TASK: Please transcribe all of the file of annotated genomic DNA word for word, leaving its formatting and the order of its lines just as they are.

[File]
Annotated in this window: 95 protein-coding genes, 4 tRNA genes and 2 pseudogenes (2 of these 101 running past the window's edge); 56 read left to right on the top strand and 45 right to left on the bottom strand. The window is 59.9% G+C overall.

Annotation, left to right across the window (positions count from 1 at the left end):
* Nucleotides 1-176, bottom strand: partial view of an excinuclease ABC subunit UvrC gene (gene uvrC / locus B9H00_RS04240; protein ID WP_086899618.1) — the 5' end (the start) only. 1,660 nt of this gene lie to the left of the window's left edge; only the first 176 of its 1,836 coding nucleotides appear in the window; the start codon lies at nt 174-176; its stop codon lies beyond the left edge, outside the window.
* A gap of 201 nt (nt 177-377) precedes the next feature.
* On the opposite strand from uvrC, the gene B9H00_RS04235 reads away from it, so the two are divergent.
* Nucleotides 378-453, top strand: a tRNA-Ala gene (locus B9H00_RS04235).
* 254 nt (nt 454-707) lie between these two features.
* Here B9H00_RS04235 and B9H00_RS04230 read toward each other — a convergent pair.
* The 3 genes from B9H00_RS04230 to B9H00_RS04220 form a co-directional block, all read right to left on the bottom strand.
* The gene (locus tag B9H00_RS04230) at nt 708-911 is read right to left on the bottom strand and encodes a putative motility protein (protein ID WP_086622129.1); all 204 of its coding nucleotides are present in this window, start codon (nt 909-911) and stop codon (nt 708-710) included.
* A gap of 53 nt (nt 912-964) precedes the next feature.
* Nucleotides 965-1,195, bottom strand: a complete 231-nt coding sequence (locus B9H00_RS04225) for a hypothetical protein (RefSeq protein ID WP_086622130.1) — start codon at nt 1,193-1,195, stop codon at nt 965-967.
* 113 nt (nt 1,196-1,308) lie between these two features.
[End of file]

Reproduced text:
Annotated in this window: 95 protein-coding genes, 4 tRNA genes and 2 pseudogenes (2 of these 101 running past the window's edge); 56 read left to right on the top strand and 45 right to left on the bottom strand. The window is 59.9% G+C overall.

Annotation, left to right across the window (positions count from 1 at the left end):
* Nucleotides 1-176, bottom strand: partial view of an excinuclease ABC subunit UvrC gene (gene uvrC / locus B9H00_RS04240; protein ID WP_086899618.1) — the 5' end (the start) only. 1,660 nt of this gene lie to the left of the window's left edge; only the first 176 of its 1,836 coding nucleotides appear in the window; the start codon lies at nt 174-176; its stop codon lies beyond the left edge, outside the window.
* A gap of 201 nt (nt 177-377) precedes the next feature.
* On the opposite strand from uvrC, the gene B9H00_RS04235 reads away from it, so the two are divergent.
* Nucleotides 378-453, top strand: a tRNA-Ala gene (locus B9H00_RS04235).
* 254 nt (nt 454-707) lie between these two features.
* Here B9H00_RS04235 and B9H00_RS04230 read toward each other — a convergent pair.
* The 3 genes from B9H00_RS04230 to B9H00_RS04220 form a co-directional block, all read right to left on the bottom strand.
* The gene (locus tag B9H00_RS04230) at nt 708-911 is read right to left on the bottom strand and encodes a putative motility protein (protein ID WP_086622129.1); all 204 of its coding nucleotides are present in this window, start codon (nt 909-911) and stop codon (nt 708-710) included.
* A gap of 53 nt (nt 912-964) precedes the next feature.
* Nucleotides 965-1,195, bottom strand: a complete 231-nt coding sequence (locus B9H00_RS04225) for a hypothetical protein (RefSeq protein ID WP_086622130.1) — start codon at nt 1,193-1,195, stop codon at nt 965-967.
* 113 nt (nt 1,196-1,308) lie between these two features.